1. Cutting: A Swiss Army Knife (made by either "Wenger" or "Victorinox") is a sound choice for general outdoors activities - but you'll be far better off with a larger bladed lock knife or fixed blade knife. Both "Opinel" and "Frost" (respectively) make very decent, inexpensive knives. I complement either of these with a cheap folding  garden saw bought from a shop like "99p Store", "Lidl" or "Aldi". If you have nothing, you'll need to knap flint. [Household item: small kitchen knife, if it's not too flexible.]
  2. Combusting: Start out with matches carried in a waterproof container - you'll need to carry the striker in a way that the matches won't strike by themselves. There are some inexpensive ferro rods available on eBay. I've not tried them all. "BCB" make an excellent one - but there are many decent, bargain priced versions that work well enough. If you have nothing, there are numerous ways of making fire - but don't expect it to be at all easy! [Household item: matches/lighter.]
  3. Cordage: I'd recommend carrying 30 metres of polyester twine wrapped around a plastic card: it's dirt cheap, compact, indispensable and consumable. If you can get a length or two of real parachute line, you should avoid cutting it or removing strands: it's a potential lifesaver as is. If you have nothing, you'll have to make "withy" type cordage from thin willow branches, brambles, etc, or plait grasses. Natural fibres made in this way are extremely difficult to use in a firebow. [Household item: twine or string.]
  4. Containing: Two items immediately spring to mind: a British 1958 Pattern waterbottle and a 1944 or 1995 Pattern mug. The bottle nests into the mug. If you use a metal waterbottle, you can boil water in it - but you can't cook in one. In the pouch setup I used to illustrate this guide, I have a military mess tin and Swedish folding cup. There are many products out there, most with their benefits. If you have nothing, you're going to struggle. If you know what you're doing, you can make a birch bark container. I've seen Les Stroud use a large sea shell in which to boil water, but finding such a container naturally in the UK - especially inland - is no mean feat! [Household item: drinks bottle & small kitchen pot or large tin can.]
  5. Covering: These days, that'll tend to mean a shelter sheet and sleeping bag. The British 1990, 1995, 2008 & 2014 Patterns shelter sheets are the best of the less expensive shelter sheets to buy and these are always available on eBay (The different patterns relate to colour/camouflage scheme). The 1990 Pattern sleeping bag is excellent in winter - but seriously bulky. During my military service, I often used my issued British 1990 Pattern sleeping bag cover (aka "bivouac bag" or "bivvy bag") combined with issue Arctic trousers liners and my "Buffalo Mountain Shirt" - no shelter sheet or sleeping bag. If you have nothing and can't find basic shelter, you can use bracken or tree branches for shelter and leaved, soft branches or grasses for bedding - amongst many other methods. In Britain, employing these methods is usually damaging to environmental resources so is best avoided.  [Household items: tarpaulin, wool blanket, duvet.]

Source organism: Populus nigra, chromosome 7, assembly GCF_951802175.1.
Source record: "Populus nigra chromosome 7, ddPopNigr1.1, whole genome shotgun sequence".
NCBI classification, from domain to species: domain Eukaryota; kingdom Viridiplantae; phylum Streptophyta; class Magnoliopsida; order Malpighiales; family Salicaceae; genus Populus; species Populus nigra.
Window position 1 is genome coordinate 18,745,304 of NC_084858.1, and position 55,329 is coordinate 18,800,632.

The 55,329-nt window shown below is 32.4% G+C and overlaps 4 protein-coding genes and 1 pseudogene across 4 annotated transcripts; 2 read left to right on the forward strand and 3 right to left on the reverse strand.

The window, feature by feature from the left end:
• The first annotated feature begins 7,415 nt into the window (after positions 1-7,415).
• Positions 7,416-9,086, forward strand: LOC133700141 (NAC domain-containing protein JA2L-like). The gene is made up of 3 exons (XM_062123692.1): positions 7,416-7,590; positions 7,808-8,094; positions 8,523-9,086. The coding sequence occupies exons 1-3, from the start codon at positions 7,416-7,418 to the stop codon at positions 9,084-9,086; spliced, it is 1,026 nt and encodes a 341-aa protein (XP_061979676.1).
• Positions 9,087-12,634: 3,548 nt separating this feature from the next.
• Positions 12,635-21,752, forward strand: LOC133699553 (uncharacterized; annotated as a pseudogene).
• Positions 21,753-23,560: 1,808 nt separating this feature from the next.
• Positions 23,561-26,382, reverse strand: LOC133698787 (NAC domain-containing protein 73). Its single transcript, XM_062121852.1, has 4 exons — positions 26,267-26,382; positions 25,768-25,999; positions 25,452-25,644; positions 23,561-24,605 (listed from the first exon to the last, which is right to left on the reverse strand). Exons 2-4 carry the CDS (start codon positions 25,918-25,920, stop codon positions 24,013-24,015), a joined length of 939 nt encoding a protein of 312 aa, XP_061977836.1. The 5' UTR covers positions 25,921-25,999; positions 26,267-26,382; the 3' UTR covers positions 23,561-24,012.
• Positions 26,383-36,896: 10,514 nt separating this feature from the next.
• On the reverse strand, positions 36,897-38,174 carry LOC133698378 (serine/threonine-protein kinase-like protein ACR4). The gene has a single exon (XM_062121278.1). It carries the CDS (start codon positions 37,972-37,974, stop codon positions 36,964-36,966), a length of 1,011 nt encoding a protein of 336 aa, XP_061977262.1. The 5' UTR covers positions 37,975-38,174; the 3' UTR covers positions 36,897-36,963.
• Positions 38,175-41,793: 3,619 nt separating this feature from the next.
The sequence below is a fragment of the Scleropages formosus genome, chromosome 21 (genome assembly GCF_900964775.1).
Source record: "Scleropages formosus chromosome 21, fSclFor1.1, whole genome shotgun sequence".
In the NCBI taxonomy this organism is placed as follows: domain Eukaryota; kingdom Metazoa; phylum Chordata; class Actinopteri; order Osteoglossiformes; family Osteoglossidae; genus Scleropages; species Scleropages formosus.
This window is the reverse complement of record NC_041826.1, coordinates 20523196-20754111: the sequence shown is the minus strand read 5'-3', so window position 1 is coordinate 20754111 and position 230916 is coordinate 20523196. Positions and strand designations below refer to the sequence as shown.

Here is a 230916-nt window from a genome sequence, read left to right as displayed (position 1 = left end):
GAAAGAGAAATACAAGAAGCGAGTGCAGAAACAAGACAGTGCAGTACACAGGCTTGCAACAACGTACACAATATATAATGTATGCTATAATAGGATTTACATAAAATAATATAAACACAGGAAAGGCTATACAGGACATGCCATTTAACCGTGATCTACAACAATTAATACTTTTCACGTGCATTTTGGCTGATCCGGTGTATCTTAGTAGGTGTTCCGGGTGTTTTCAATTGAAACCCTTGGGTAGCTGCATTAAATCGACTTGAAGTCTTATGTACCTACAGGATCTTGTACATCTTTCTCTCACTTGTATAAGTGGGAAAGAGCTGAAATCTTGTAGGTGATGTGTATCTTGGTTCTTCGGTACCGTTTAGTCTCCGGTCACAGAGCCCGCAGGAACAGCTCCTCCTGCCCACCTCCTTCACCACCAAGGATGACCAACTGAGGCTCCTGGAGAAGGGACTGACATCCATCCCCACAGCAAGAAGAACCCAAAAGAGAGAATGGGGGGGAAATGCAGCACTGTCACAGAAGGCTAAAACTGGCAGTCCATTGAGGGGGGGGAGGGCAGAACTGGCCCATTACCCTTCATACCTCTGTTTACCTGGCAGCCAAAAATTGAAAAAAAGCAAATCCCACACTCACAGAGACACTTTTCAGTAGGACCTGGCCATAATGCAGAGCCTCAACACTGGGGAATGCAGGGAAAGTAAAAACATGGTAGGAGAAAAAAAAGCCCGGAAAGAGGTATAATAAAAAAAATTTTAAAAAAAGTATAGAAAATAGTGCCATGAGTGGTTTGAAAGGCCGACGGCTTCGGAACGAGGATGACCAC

Bushcraft Support Kit: The above list are bushcraft essentials. You'll need other items of kit, some essential to wellbeing, some that may not be so necessary. The following is meant as a guide only:
  • Any required medication
  • Rucksack
  • Water
  • Food
  • Whistle
  • First Aid Kit
  • Cellphone
  • Map & Compass
  • Books: bushcraft manuals, plant/tree guides
  • Notebook and Pencil
  • Torch
  • Knife, Fork, Spoon & Can Opener
  • Spare Warm Clothing
  • Toilet Paper!
Even if your rucksack is made from waterproof material, you should keep items in separate waterproof bags, preferably in a large waterproof bag lining the rucksack.

The Airborne Womble
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Chilling out with very basic kit

About The Author

Having had a strong interest in outdoor pursuits from school age, the author has been involved in bushcraft as an activity over several decades. These days, he constructs bespoke survival kits for individuals and groups.
He is currently consulting former colleagues to organise an informal bushcraft club based in SW London. At present, the idea is in it's very early stages so watch this space.
He also researches, collects and restores British soldier delivery parachutes for collection/prop/display purposes. He is always seeking parachute hardware and components for this purpose as well as for the purpose of rigging bespoke bushcraft equipment. He has previous parachuting experience, both static line and freefall.